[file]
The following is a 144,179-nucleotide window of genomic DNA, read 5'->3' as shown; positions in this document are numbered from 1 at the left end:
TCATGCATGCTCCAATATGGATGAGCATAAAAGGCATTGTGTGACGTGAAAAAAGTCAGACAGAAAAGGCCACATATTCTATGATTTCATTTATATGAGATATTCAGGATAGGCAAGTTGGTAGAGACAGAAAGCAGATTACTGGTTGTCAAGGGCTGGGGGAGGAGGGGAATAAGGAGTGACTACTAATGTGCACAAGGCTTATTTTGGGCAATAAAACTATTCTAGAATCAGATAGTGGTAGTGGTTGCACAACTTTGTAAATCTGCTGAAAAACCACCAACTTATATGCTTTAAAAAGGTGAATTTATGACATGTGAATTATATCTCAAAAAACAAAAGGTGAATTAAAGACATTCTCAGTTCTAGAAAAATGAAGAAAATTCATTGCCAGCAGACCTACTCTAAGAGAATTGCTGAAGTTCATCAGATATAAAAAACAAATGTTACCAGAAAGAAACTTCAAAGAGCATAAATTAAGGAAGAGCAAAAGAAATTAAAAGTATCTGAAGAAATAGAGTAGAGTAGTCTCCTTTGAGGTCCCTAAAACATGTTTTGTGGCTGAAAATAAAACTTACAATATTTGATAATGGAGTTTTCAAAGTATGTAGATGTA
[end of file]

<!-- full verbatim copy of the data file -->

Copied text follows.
The following is a 144,179-nucleotide window of genomic DNA, read 5'->3' as shown; positions in this document are numbered from 1 at the left end:
TCATGCATGCTCCAATATGGATGAGCATAAAAGGCATTGTGTGACGTGAAAAAAGTCAGACAGAAAAGGCCACATATTCTATGATTTCATTTATATGAGATATTCAGGATAGGCAAGTTGGTAGAGACAGAAAGCAGATTACTGGTTGTCAAGGGCTGGGGGAGGAGGGGAATAAGGAGTGACTACTAATGTGCACAAGGCTTATTTTGGGCAATAAAACTATTCTAGAATCAGATAGTGGTAGTGGTTGCACAACTTTGTAAATCTGCTGAAAAACCACCAACTTATATGCTTTAAAAAGGTGAATTTATGACATGTGAATTATATCTCAAAAAACAAAAGGTGAATTAAAGACATTCTCAGTTCTAGAAAAATGAAGAAAATTCATTGCCAGCAGACCTACTCTAAGAGAATTGCTGAAGTTCATCAGATATAAAAAACAAATGTTACCAGAAAGAAACTTCAAAGAGCATAAATTAAGGAAGAGCAAAAGAAATTAAAAGTATCTGAAGAAATAGAGTAGAGTAGTCTCCTTTGAGGTCCCTAAAACATGTTTTGTGGCTGAAAATAAAACTTACAATATTTGATAATGGAGTTTTCAAAGTATGTAGATGTA